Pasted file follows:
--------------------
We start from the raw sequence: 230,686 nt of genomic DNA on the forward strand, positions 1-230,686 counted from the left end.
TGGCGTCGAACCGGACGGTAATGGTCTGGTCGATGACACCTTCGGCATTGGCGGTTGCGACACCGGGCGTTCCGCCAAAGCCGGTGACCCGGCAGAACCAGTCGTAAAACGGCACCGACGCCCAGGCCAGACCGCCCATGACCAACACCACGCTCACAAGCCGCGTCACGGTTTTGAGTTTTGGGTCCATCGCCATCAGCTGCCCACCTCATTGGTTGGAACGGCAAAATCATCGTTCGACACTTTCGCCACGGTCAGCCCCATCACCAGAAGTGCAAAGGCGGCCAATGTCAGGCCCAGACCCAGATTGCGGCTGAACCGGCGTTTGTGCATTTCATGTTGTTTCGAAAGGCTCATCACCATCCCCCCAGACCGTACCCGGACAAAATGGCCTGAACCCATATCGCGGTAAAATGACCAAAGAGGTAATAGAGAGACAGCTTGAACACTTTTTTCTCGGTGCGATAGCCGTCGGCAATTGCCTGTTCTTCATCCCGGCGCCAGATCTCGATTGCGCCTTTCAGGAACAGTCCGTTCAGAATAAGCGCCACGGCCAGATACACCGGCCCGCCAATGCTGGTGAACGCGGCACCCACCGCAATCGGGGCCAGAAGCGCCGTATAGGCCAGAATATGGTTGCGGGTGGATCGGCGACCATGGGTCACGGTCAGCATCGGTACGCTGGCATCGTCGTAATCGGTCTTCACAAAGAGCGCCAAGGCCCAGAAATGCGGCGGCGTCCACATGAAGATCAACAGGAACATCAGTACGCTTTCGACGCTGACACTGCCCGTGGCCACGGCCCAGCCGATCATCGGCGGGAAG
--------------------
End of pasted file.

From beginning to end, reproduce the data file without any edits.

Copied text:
We start from the raw sequence: 230,686 nt of genomic DNA on the forward strand, positions 1-230,686 counted from the left end.
TGGCGTCGAACCGGACGGTAATGGTCTGGTCGATGACACCTTCGGCATTGGCGGTTGCGACACCGGGCGTTCCGCCAAAGCCGGTGACCCGGCAGAACCAGTCGTAAAACGGCACCGACGCCCAGGCCAGACCGCCCATGACCAACACCACGCTCACAAGCCGCGTCACGGTTTTGAGTTTTGGGTCCATCGCCATCAGCTGCCCACCTCATTGGTTGGAACGGCAAAATCATCGTTCGACACTTTCGCCACGGTCAGCCCCATCACCAGAAGTGCAAAGGCGGCCAATGTCAGGCCCAGACCCAGATTGCGGCTGAACCGGCGTTTGTGCATTTCATGTTGTTTCGAAAGGCTCATCACCATCCCCCCAGACCGTACCCGGACAAAATGGCCTGAACCCATATCGCGGTAAAATGACCAAAGAGGTAATAGAGAGACAGCTTGAACACTTTTTTCTCGGTGCGATAGCCGTCGGCAATTGCCTGTTCTTCATCCCGGCGCCAGATCTCGATTGCGCCTTTCAGGAACAGTCCGTTCAGAATAAGCGCCACGGCCAGATACACCGGCCCGCCAATGCTGGTGAACGCGGCACCCACCGCAATCGGGGCCAGAAGCGCCGTATAGGCCAGAATATGGTTGCGGGTGGATCGGCGACCATGGGTCACGGTCAGCATCGGTACGCTGGCATCGTCGTAATCGGTCTTCACAAAGAGCGCCAAGGCCCAGAAATGCGGCGGCGTCCACATGAAGATCAACAGGAACATCAGTACGCTTTCGACGCTGACACTGCCCGTGGCCACGGCCCAGCCGATCATCGGCGGGAAG